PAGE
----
According to Paul’s post, users signing in to their accounts on a desktop computer would first enter their emails in Google’s login page. That would send a notification to the user’s smartphone, where they would then unlock their phone using a passcode or thumbprint scanner. After unlocking their device, users will be sent a confirmation number by Google, which they can then enter on the desktop computer to access their account.
By eliminating passwords, Google helps to protect its customers from scammers that trick users into entering their passwords into seemingly legitimate login windows.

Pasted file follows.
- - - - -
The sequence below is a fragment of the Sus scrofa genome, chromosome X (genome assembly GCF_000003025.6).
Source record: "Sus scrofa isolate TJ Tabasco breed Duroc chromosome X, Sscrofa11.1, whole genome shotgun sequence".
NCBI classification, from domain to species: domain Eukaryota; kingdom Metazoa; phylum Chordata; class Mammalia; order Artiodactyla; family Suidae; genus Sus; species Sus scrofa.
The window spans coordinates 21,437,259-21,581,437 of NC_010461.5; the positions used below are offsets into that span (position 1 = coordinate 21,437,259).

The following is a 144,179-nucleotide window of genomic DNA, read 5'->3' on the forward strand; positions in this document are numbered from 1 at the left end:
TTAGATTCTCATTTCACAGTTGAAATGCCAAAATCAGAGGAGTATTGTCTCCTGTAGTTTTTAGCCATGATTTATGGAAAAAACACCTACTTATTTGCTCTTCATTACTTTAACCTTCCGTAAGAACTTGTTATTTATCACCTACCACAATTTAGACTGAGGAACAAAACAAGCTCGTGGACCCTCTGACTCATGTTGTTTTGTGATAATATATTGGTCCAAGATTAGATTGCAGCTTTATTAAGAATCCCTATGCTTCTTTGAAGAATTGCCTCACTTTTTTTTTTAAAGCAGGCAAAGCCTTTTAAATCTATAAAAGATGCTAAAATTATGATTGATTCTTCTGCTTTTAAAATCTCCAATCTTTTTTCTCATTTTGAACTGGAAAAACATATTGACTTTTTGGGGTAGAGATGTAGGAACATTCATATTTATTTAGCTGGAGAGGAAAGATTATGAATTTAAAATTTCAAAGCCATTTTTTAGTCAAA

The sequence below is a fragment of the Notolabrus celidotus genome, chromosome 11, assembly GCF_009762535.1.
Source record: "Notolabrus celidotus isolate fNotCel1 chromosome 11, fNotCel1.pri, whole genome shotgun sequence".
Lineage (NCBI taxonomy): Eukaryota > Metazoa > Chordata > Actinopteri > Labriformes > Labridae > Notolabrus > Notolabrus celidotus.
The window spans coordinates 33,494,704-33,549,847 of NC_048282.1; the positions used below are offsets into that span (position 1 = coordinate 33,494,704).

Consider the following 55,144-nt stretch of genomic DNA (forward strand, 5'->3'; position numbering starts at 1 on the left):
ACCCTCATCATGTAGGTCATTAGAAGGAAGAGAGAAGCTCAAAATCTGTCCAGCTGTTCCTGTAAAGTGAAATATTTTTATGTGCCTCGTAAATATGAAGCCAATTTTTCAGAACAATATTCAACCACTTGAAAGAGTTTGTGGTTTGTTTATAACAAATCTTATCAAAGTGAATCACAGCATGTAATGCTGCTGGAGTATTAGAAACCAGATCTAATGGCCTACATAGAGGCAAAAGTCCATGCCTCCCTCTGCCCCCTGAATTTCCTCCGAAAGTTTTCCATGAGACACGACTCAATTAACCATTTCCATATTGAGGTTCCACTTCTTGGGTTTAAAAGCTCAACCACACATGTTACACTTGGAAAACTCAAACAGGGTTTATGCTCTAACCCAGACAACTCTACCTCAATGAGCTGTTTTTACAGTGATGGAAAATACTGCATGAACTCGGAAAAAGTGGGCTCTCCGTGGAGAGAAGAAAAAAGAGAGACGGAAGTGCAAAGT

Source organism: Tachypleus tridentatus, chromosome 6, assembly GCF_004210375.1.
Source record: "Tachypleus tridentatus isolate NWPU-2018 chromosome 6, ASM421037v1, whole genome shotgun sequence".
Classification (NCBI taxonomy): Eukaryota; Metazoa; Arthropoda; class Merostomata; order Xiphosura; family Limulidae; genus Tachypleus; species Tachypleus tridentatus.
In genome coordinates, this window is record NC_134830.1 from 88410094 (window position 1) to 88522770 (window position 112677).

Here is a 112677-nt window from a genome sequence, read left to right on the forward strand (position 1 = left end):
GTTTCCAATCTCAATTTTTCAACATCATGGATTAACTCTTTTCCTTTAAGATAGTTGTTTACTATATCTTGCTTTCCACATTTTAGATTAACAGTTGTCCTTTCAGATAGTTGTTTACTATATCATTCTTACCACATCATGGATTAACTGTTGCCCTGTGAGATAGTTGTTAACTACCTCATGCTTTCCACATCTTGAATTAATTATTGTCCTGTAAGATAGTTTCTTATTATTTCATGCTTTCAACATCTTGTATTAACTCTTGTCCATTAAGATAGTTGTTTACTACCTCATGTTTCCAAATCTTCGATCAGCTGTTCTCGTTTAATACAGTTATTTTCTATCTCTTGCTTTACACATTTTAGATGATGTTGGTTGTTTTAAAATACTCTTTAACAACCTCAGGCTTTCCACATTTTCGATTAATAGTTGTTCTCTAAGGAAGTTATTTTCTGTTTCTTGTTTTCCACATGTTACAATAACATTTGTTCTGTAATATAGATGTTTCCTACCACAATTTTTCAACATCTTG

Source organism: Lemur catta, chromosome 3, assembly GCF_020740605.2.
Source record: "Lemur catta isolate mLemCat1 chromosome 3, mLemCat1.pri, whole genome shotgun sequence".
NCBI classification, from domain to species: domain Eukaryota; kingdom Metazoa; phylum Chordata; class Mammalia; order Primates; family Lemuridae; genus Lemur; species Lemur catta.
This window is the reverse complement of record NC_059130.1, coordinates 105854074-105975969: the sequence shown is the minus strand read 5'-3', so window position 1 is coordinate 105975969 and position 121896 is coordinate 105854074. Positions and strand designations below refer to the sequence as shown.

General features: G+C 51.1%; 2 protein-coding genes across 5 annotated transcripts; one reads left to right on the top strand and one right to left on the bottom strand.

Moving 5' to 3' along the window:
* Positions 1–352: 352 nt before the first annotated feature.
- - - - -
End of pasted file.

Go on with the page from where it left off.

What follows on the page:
Google also hopes to protect lazy customers that keep easy passwords for convenience.
"We've invited a small group of users to help test a new way to sign-in to their Google accounts, no password required," a Google spokesperson told The Verge. "'Pizza,' 'password,' and '123456' — your days are numbered."
According to Verge, Google is following in the footsteps of Yahoo, which debuted Account Key, which linked their accounts to users’ mobile phones in a similar security system.
Alex Hider is a writer for the E.W. Scripps National Desk. Follow him on Twitter @alexhider.